April 17 2019 • Stéphane Colliac, Alexis Garatti, Catharina Hillenbrand-Saponar
As digitalization and the rise of artificial intelligence drive automation, a new wave of knowledge-based investment is currently at work in France. This is sparking both business creation and insolvencies, besides changing the pace of capital depreciation and lowering labor costs and prices in the French economy.
April 09 2019 • Ana Boata, Georges Dib, Marc Livinec
The Small and Medium Enterprise (SME) bank loan financing gap in the Eurozone reduced to 3% of GDP in 2018, from 6% of GDP in 2015.
April 04 2019 • Catharina Hillenbrand-Saponar
Electric vehicles are the disruption of the century and how countries adapt to electrification will be key to the survival of their auto industries. But some have made more progress than others.
March 28 2019 • Alexis Garatti, Mahamoud Islam
Trade uncertainty costs much more than tariffs. We estimate that while US tariffs hampered global trade growth by 0.3pp in 2018, US-led trade uncertainty cost -0.5pp.
March 21 2019 • Alexis Garatti, Ludovic Subran
The world economy is about to experience a big switch, with China replacing the US as the main source of global growth, a reduction in trade uncertainty and an easing of monetary policy. This is the perfect allignment for emerging economies, but Europe's export-driven economies stand to benefit, too.
March 13 2019 • Manfred Stamer
Amid an expected soft landing of the world economy in 2019, six countries are particularly at risk in case of a sharper than expected downturn.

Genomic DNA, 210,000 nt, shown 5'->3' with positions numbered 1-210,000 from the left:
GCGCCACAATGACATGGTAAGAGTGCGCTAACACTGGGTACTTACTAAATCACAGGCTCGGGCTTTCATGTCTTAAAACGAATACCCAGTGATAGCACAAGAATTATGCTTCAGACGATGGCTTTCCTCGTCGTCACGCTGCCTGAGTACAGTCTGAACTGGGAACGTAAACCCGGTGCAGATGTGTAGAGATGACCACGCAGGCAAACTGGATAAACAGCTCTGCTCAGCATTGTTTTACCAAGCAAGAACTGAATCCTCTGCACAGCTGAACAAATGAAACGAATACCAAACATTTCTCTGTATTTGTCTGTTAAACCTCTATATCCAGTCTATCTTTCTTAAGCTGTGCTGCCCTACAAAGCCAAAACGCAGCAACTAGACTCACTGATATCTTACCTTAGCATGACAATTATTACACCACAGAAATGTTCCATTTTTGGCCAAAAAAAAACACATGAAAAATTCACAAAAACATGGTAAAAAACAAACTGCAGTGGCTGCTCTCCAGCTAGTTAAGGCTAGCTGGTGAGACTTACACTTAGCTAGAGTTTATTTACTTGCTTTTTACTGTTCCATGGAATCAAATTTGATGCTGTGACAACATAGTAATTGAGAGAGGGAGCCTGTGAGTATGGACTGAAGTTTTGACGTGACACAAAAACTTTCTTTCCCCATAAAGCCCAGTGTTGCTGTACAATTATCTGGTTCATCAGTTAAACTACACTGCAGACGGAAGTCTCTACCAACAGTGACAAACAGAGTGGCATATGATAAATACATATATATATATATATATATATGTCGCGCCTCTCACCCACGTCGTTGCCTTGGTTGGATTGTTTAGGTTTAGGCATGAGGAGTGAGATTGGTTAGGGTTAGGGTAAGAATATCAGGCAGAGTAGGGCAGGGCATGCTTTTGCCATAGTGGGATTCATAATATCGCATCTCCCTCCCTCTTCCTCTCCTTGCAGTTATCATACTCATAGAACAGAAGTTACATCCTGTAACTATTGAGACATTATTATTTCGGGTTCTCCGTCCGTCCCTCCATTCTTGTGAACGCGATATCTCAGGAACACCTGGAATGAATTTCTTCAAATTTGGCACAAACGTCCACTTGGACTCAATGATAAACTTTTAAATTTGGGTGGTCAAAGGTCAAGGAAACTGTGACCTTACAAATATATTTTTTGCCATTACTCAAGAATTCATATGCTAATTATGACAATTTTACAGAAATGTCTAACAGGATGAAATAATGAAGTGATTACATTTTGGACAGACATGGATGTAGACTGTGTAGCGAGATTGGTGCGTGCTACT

March 06 2019 • Mahamoud Islam
This week, at the annual session of the National People's Congress, China's top legislature lowered the country's economic growth target for 2019 to 6.0%-6.5%. But we expect a rebound from Q2 onwards, powered by the government's super stimulus of RMB4.15tn (5% GDP).
February 27 2019 • Kathrina Utermöhl
Economic stability stagnated in the Eurozone in 2018, according to the results of our latest Euro Monitor. Two heavyweights, namely France and Italy, share the bottom spot.
February 21 2019 • Stéphane Colliac, Alexis Garatti, Gregor Eder
In the last quarter of 2018, both the German and French economies observed a significant deceleration of growth. Going forward, both countries have the following elements on their watchlist: political instability, trade uncertainty, and the regulatory shock in the auto industry for Germany.
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China’s real GDP growth stabilized in Q1 (+6.4% y/y like in the previous quarter), helped by expansionary policies.
The manufacturing sector continues to stumble. Overall industrial production slipped -0.1% m/m in March vs. expectations of a +0.3% gain, pushing the y/y rate down to +2.8%.
Just as the recession continues to hit the Turkish economy, the credit cycle has tightened markedly and banks face ascending Non-Performing loans (NPLs).
During the last weeks, Zimbabwe, Tunisia, Sudan and Algeria faced significant public demonstrations.
The recently released minutes of the March central bank meeting – in which the policy rate was held steady at 8.25% – show that a majority of board members believe core inflation remains a concern (it is stuck at +3.6%).
Seasonally adjusted industrial production grew by +1.5% m/m in February, following a +3.6% m/m increase in January (which however benefited from a low base after -2.1% m/m in December 2018).
Just 3 weeks before the next general elections, the ANC dominance is expected to remain - and economic stagnation as well.
It is election season in India. The 2019 Lok Sabha elections started on April 11th and by the end of May, the country will have a new government.
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